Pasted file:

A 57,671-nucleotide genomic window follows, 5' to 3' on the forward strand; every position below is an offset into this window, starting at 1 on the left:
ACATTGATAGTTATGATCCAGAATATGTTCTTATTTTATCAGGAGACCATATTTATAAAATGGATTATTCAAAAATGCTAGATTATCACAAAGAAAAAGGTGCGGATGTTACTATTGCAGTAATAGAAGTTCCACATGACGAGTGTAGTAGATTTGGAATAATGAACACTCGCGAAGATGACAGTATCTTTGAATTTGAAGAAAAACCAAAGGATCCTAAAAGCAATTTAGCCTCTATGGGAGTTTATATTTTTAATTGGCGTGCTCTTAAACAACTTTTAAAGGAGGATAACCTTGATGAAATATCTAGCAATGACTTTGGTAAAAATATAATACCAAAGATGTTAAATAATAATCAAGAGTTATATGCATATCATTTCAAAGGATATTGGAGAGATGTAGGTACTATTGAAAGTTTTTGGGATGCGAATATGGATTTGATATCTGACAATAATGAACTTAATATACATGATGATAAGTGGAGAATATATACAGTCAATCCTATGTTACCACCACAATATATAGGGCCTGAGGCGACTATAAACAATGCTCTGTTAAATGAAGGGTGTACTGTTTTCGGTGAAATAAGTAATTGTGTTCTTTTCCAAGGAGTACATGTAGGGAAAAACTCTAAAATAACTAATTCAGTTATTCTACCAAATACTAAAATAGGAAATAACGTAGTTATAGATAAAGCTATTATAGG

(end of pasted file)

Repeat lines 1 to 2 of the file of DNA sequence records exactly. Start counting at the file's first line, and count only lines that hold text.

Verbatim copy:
A 57,671-nucleotide genomic window follows, 5' to 3' on the forward strand; every position below is an offset into this window, starting at 1 on the left:
ACATTGATAGTTATGATCCAGAATATGTTCTTATTTTATCAGGAGACCATATTTATAAAATGGATTATTCAAAAATGCTAGATTATCACAAAGAAAAAGGTGCGGATGTTACTATTGCAGTAATAGAAGTTCCACATGACGAGTGTAGTAGATTTGGAATAATGAACACTCGCGAAGATGACAGTATCTTTGAATTTGAAGAAAAACCAAAGGATCCTAAAAGCAATTTAGCCTCTATGGGAGTTTATATTTTTAATTGGCGTGCTCTTAAACAACTTTTAAAGGAGGATAACCTTGATGAAATATCTAGCAATGACTTTGGTAAAAATATAATACCAAAGATGTTAAATAATAATCAAGAGTTATATGCATATCATTTCAAAGGATATTGGAGAGATGTAGGTACTATTGAAAGTTTTTGGGATGCGAATATGGATTTGATATCTGACAATAATGAACTTAATATACATGATGATAAGTGGAGAATATATACAGTCAATCCTATGTTACCACCACAATATATAGGGCCTGAGGCGACTATAAACAATGCTCTGTTAAATGAAGGGTGTACTGTTTTCGGTGAAATAAGTAATTGTGTTCTTTTCCAAGGAGTACATGTAGGGAAAAACTCTAAAATAACTAATTCAGTTATTCTACCAAATACTAAAATAGGAAATAACGTAGTTATAGATAAAGCTATTATAGG